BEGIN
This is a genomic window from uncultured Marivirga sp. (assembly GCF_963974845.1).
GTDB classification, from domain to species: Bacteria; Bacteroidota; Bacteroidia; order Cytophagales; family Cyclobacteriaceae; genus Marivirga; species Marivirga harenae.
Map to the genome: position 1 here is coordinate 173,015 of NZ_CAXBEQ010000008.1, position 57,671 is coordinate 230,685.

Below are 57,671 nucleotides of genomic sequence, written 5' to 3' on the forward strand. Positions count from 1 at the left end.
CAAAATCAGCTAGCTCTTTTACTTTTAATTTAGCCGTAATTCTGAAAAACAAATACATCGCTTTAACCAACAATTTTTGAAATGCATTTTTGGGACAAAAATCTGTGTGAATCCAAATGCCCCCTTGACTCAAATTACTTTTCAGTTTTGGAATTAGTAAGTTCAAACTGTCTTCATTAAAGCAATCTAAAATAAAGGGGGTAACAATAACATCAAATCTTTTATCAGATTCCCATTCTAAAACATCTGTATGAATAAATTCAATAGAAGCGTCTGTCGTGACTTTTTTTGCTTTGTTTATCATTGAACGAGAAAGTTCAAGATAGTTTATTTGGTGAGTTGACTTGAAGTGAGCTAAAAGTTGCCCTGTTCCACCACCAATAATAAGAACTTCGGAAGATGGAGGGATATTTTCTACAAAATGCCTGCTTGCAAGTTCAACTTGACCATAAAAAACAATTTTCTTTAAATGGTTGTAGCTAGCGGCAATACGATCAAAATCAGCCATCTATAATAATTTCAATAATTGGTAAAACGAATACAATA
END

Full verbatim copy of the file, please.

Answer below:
This is a genomic window from uncultured Marivirga sp. (assembly GCF_963974845.1).
GTDB classification, from domain to species: Bacteria; Bacteroidota; Bacteroidia; order Cytophagales; family Cyclobacteriaceae; genus Marivirga; species Marivirga harenae.
Map to the genome: position 1 here is coordinate 173,015 of NZ_CAXBEQ010000008.1, position 57,671 is coordinate 230,685.

Below are 57,671 nucleotides of genomic sequence, written 5' to 3' on the forward strand. Positions count from 1 at the left end.
CAAAATCAGCTAGCTCTTTTACTTTTAATTTAGCCGTAATTCTGAAAAACAAATACATCGCTTTAACCAACAATTTTTGAAATGCATTTTTGGGACAAAAATCTGTGTGAATCCAAATGCCCCCTTGACTCAAATTACTTTTCAGTTTTGGAATTAGTAAGTTCAAACTGTCTTCATTAAAGCAATCTAAAATAAAGGGGGTAACAATAACATCAAATCTTTTATCAGATTCCCATTCTAAAACATCTGTATGAATAAATTCAATAGAAGCGTCTGTCGTGACTTTTTTTGCTTTGTTTATCATTGAACGAGAAAGTTCAAGATAGTTTATTTGGTGAGTTGACTTGAAGTGAGCTAAAAGTTGCCCTGTTCCACCACCAATAATAAGAACTTCGGAAGATGGAGGGATATTTTCTACAAAATGCCTGCTTGCAAGTTCAACTTGACCATAAAAAACAATTTTCTTTAAATGGTTGTAGCTAGCGGCAATACGATCAAAATCAGCCATCTATAATAATTTCAATAATTGGTAAAACGAATACAATA